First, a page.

These are things I’ve learned over the years. I just thought I’d put it out there for whomever it might help. I hope you don’t mind.

  19. Cheryl P. says:

    OK Stacie, help me out here. I’m making the Lemon Icebox Delight and so far so good. I just made the 3rd. layer which is the lemon juice, sweetened condense milk and egg yolks and whisked it all together. It is thick as syrup and my question is Will it thickened up more after I pour it on and then add the last layer of cool whip and then refrigerate overnight? It just seems like if I were to cut it now the lemon layer would just run out everywhere. So what keeps it from doing that 4 hours later or overnight? Let me know as soon as you can or anyone else out there who knows the answer. This is my first time making anything like this, can you tell?
    Thanks in advance, Cheryl P. from the Land of Oz

    • The lemon juice helps to thickens that layer and will continue to thicken the longer it sits and cools. Good luck! Hope you enjoy it!

      • Cheryl P. says:

        Hi Stacey, thanks for getting back to me. I went to cut a piece early this morning for a friend to take to work with her when she dropped off my dogs girlfriend for a play date. First of all the flavor was great (of course I had to taste it before giving her a piece) but was disappointed that the crust didn’t come out of the glass dish. And yes I did use Pam in the glass dish before putting the crust in. I baked it for 11 minutes because my oven runs about 7 to 10 degrees hotter than what it is set for. I finally used a butter knife to get the crust out and it was delicious but not pretty. I’m hoping when I take out another piece to serve that it will come out nice since I have the first piece out. Can you think why this would have happened. I have used graham cracker crust for other things I’ve made and had the same problem or it was too hard. I prefer a crust of any kind to be softer or not as crunchy I guess that is what I am trying to say. Anyway great tasting and I know my sister and I will enjoy it. I can’t wait to try some of your other recipes especially some of the main courses. Love your site. Have a great day.
        Cheryl P.

        • The first piece of any dessert like this is always hard for me to get out with it still looking pretty. There’s such skill and finesse involved, it should be an Olympic sport! Hopefully the others will come out easier. This recipe should produce a crunchy crust, unlike lots of other graham cracker crusts. The amount of butter in the crust greatly affects whether the crust ends up soft and crumbly or more crunchy.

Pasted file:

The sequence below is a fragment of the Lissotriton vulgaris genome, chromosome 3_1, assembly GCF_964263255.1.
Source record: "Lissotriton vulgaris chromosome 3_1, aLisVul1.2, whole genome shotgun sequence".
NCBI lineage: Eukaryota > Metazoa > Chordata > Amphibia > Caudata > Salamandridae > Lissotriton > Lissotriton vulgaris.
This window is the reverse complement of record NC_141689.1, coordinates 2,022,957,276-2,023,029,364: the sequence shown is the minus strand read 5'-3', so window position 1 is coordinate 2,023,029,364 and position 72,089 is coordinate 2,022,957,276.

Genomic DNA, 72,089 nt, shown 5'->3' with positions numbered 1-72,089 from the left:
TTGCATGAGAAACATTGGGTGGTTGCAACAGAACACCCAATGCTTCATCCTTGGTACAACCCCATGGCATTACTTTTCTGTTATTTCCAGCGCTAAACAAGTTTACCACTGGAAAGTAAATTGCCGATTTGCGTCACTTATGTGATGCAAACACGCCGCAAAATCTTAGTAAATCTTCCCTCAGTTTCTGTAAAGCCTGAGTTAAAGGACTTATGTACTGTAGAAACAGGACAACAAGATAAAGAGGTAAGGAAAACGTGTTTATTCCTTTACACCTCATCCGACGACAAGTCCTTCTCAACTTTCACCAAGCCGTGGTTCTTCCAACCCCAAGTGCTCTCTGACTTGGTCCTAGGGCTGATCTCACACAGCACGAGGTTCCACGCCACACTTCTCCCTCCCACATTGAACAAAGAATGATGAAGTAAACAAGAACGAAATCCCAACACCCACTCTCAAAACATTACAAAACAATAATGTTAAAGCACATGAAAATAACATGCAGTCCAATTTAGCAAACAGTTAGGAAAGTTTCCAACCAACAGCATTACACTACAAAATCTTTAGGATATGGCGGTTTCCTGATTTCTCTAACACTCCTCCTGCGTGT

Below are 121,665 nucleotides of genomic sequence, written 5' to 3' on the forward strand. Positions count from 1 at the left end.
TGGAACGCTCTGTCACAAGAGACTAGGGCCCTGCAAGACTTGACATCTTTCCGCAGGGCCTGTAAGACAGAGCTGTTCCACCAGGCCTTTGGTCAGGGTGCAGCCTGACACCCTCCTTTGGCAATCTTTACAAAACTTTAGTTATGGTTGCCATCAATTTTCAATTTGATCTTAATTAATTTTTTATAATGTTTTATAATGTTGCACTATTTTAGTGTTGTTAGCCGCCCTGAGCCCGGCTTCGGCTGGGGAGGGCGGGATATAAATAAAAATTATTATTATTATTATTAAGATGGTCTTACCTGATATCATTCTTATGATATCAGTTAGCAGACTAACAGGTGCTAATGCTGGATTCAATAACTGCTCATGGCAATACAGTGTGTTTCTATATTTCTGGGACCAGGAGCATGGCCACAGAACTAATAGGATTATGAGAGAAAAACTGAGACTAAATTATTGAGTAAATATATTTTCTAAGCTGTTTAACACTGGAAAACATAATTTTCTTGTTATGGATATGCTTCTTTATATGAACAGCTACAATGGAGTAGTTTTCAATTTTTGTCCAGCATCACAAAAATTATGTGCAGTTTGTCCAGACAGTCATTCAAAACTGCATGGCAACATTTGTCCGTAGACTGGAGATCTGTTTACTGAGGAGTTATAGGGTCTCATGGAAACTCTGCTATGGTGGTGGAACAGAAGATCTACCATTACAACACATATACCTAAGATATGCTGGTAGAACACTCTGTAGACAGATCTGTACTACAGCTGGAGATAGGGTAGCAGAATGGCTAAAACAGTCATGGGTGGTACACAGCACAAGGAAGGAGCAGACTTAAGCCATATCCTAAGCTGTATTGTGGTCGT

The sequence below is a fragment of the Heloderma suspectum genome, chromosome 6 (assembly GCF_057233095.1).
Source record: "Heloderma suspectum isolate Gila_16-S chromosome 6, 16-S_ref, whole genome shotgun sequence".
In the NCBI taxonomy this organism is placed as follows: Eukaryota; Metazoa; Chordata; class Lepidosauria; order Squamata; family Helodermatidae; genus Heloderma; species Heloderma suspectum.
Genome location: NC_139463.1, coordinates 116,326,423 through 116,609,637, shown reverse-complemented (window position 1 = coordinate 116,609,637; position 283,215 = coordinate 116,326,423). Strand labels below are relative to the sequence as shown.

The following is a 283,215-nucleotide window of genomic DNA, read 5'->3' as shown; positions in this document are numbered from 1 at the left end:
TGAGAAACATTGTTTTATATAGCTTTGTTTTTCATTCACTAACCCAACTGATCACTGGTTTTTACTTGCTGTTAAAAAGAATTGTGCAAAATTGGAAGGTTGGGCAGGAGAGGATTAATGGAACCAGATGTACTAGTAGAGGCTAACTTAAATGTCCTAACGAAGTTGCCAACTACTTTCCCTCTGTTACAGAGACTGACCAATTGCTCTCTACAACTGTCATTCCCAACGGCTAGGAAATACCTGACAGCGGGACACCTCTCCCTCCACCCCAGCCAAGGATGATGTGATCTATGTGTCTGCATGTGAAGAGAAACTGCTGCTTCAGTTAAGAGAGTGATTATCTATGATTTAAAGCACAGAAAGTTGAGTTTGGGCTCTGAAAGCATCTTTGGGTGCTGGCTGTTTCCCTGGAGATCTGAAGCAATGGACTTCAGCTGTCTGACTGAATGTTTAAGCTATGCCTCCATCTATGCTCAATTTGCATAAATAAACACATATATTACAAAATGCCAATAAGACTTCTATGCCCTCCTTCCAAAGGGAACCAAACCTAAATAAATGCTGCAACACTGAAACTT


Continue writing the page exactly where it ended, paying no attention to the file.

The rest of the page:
20. Love this article! I am so shocked when I hear about parents spending hundreds or even thousands for a birthday party just to outdo the last part their child attended! You and Heather are definitely doing it right with Jack!

  21. Thanks to my father who informed me regarding this web site, this website is really awesome.

  22. Would it work to use two Store bought graham cracker crusts?

  23. Susan Miller says:

    Just ran across this recipe today. And I love how you discuss the chemistry of food. I’ve hated to cook all my life (I’m 64) and I think it’s because I never learned the properties of food and their combinations. I’ve felt like a failed chemist. I can’t make any recipe without a photo, and the step-by-step instructions on Pinterest were designed with me in mind. I think it’s inborn in some people, and taught in the kitchen by grandmothers and mothers when kids are young. My mother always said, “Just get out of the kitchen and let me get this done.” Sad, but true. Anyway, I’m glad I found you, and keep up the explanations. Some of us still need them.

  24. Do you cook the 3rd step?

  25. Hi Stacey,

    Love your recipes! I have lots of lemon lovers at my house, but wondered what you would suggest if I wanted to substitute the lemon with strawberry or chocolate so we would have multiple yummy choices?

  26. I just made the pie. I did not like it. If you like lemon flavored sweetened condensed milk, then this is a recipe for you. I followed the recipe exactly, and I got a runny, messy pie.